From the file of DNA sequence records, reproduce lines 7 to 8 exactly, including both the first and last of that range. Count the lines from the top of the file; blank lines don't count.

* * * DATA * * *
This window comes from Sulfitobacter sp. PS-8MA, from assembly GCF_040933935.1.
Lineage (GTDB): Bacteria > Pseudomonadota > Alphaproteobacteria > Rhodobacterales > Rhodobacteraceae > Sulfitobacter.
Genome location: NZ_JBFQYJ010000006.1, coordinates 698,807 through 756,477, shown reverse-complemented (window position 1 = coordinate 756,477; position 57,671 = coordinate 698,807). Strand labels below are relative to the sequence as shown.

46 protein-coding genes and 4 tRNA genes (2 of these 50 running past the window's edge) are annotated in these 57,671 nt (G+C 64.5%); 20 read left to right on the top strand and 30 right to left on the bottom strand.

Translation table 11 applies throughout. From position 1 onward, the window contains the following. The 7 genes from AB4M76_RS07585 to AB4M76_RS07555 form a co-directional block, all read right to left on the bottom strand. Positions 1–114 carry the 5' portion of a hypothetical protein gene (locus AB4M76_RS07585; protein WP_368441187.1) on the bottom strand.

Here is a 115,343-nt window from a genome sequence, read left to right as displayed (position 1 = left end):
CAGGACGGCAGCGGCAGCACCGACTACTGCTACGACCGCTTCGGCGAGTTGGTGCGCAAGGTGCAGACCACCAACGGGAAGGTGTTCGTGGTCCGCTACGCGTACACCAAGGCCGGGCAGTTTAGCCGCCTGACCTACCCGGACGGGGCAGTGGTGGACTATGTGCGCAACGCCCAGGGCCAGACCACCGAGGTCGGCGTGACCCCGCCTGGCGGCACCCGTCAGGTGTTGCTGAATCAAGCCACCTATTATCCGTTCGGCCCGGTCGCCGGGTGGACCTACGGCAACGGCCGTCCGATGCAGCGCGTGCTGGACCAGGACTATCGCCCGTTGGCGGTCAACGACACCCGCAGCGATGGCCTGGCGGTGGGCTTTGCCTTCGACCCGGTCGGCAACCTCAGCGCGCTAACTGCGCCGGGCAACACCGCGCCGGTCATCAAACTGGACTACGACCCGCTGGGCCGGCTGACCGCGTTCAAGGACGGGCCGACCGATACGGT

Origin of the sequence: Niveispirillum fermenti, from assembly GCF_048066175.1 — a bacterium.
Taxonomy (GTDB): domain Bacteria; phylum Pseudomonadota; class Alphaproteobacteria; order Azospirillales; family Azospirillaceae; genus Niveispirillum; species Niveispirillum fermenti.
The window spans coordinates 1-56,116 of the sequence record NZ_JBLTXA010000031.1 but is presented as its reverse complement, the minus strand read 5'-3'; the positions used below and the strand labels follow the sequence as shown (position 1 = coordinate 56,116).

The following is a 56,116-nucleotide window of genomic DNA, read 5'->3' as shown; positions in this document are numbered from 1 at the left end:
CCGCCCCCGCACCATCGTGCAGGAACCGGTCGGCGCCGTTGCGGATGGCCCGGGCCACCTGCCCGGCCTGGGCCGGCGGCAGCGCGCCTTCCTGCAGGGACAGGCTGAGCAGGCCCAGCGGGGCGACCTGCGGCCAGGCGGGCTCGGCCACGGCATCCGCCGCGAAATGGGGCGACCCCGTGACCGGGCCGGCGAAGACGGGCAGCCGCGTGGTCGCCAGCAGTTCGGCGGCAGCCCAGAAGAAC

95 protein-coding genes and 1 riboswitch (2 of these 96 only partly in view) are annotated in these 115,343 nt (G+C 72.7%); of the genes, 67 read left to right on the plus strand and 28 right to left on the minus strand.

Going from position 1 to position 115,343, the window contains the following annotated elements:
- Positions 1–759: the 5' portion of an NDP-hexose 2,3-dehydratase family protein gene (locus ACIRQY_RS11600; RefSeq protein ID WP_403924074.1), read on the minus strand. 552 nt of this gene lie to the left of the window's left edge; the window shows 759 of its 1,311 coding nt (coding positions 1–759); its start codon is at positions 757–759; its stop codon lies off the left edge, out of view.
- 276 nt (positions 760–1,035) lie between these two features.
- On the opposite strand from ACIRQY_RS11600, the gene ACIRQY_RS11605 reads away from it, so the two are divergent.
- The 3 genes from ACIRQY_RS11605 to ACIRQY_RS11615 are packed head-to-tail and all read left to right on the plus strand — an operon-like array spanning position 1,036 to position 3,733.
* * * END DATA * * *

CAGGACGGCAGCGGCAGCACCGACTACTGCTACGACCGCTTCGGCGAGTTGGTGCGCAAGGTGCAGACCACCAACGGGAAGGTGTTCGTGGTCCGCTACGCGTACACCAAGGCCGGGCAGTTTAGCCGCCTGACCTACCCGGACGGGGCAGTGGTGGACTATGTGCGCAACGCCCAGGGCCAGACCACCGAGGTCGGCGTGACCCCGCCTGGCGGCACCCGTCAGGTGTTGCTGAATCAAGCCACCTATTATCCGTTCGGCCCGGTCGCCGGGTGGACCTACGGCAACGGCCGTCCGATGCAGCGCGTGCTGGACCAGGACTATCGCCCGTTGGCGGTCAACGACACCCGCAGCGATGGCCTGGCGGTGGGCTTTGCCTTCGACCCGGTCGGCAACCTCAGCGCGCTAACTGCGCCGGGCAACACCGCGCCGGTCATCAAACTGGACTACGACCCGCTGGGCCGGCTGACCGCGTTCAAGGACGGGCCGACCGATACGGT

Origin of the sequence: Niveispirillum fermenti, from assembly GCF_048066175.1 — a bacterium.